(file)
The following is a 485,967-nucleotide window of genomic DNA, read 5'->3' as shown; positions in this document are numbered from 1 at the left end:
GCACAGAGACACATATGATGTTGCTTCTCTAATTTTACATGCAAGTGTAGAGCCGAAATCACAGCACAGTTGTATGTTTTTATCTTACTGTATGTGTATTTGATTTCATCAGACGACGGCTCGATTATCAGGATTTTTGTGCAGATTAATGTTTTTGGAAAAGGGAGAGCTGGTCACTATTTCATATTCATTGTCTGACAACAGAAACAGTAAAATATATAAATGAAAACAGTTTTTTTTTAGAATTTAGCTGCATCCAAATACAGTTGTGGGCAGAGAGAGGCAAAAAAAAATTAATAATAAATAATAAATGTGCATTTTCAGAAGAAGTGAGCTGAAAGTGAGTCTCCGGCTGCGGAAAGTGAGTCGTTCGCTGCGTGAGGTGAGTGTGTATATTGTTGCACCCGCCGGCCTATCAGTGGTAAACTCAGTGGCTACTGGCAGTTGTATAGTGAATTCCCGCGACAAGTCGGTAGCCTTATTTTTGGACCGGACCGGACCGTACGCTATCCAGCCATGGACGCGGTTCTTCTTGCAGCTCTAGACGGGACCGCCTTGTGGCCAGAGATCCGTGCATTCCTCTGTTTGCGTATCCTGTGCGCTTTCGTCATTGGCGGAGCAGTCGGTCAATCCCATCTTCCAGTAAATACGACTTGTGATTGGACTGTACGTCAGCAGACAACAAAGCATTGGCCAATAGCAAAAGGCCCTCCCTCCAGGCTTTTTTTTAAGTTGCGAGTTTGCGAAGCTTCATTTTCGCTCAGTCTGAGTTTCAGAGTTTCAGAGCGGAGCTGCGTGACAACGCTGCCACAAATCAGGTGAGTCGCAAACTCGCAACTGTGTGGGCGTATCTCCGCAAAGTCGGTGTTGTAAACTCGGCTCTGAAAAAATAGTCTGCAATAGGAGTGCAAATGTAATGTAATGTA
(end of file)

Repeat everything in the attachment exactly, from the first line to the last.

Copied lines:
The following is a 485,967-nucleotide window of genomic DNA, read 5'->3' as shown; positions in this document are numbered from 1 at the left end:
GCACAGAGACACATATGATGTTGCTTCTCTAATTTTACATGCAAGTGTAGAGCCGAAATCACAGCACAGTTGTATGTTTTTATCTTACTGTATGTGTATTTGATTTCATCAGACGACGGCTCGATTATCAGGATTTTTGTGCAGATTAATGTTTTTGGAAAAGGGAGAGCTGGTCACTATTTCATATTCATTGTCTGACAACAGAAACAGTAAAATATATAAATGAAAACAGTTTTTTTTTAGAATTTAGCTGCATCCAAATACAGTTGTGGGCAGAGAGAGGCAAAAAAAAATTAATAATAAATAATAAATGTGCATTTTCAGAAGAAGTGAGCTGAAAGTGAGTCTCCGGCTGCGGAAAGTGAGTCGTTCGCTGCGTGAGGTGAGTGTGTATATTGTTGCACCCGCCGGCCTATCAGTGGTAAACTCAGTGGCTACTGGCAGTTGTATAGTGAATTCCCGCGACAAGTCGGTAGCCTTATTTTTGGACCGGACCGGACCGTACGCTATCCAGCCATGGACGCGGTTCTTCTTGCAGCTCTAGACGGGACCGCCTTGTGGCCAGAGATCCGTGCATTCCTCTGTTTGCGTATCCTGTGCGCTTTCGTCATTGGCGGAGCAGTCGGTCAATCCCATCTTCCAGTAAATACGACTTGTGATTGGACTGTACGTCAGCAGACAACAAAGCATTGGCCAATAGCAAAAGGCCCTCCCTCCAGGCTTTTTTTTAAGTTGCGAGTTTGCGAAGCTTCATTTTCGCTCAGTCTGAGTTTCAGAGTTTCAGAGCGGAGCTGCGTGACAACGCTGCCACAAATCAGGTGAGTCGCAAACTCGCAACTGTGTGGGCGTATCTCCGCAAAGTCGGTGTTGTAAACTCGGCTCTGAAAAAATAGTCTGCAATAGGAGTGCAAATGTAATGTAATGTA